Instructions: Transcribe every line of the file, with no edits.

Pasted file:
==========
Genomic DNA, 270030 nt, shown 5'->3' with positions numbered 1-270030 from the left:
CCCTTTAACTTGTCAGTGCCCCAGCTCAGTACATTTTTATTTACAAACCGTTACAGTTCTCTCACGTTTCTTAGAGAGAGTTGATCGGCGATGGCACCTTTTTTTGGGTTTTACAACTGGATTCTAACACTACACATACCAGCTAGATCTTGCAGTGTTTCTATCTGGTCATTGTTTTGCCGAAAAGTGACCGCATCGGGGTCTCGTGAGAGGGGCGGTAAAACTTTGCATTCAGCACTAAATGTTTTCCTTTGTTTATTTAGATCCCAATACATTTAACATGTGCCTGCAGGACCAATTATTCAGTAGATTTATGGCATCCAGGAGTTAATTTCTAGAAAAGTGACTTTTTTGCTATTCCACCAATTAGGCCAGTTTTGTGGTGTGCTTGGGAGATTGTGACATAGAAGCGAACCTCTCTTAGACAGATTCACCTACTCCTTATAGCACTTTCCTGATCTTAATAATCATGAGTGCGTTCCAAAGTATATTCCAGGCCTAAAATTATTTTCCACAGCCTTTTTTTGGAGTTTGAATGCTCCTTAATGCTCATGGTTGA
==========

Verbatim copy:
Genomic DNA, 270030 nt, shown 5'->3' with positions numbered 1-270030 from the left:
CCCTTTAACTTGTCAGTGCCCCAGCTCAGTACATTTTTATTTACAAACCGTTACAGTTCTCTCACGTTTCTTAGAGAGAGTTGATCGGCGATGGCACCTTTTTTTGGGTTTTACAACTGGATTCTAACACTACACATACCAGCTAGATCTTGCAGTGTTTCTATCTGGTCATTGTTTTGCCGAAAAGTGACCGCATCGGGGTCTCGTGAGAGGGGCGGTAAAACTTTGCATTCAGCACTAAATGTTTTCCTTTGTTTATTTAGATCCCAATACATTTAACATGTGCCTGCAGGACCAATTATTCAGTAGATTTATGGCATCCAGGAGTTAATTTCTAGAAAAGTGACTTTTTTGCTATTCCACCAATTAGGCCAGTTTTGTGGTGTGCTTGGGAGATTGTGACATAGAAGCGAACCTCTCTTAGACAGATTCACCTACTCCTTATAGCACTTTCCTGATCTTAATAATCATGAGTGCGTTCCAAAGTATATTCCAGGCCTAAAATTATTTTCCACAGCCTTTTTTTGGAGTTTGAATGCTCCTTAATGCTCATGGTTGA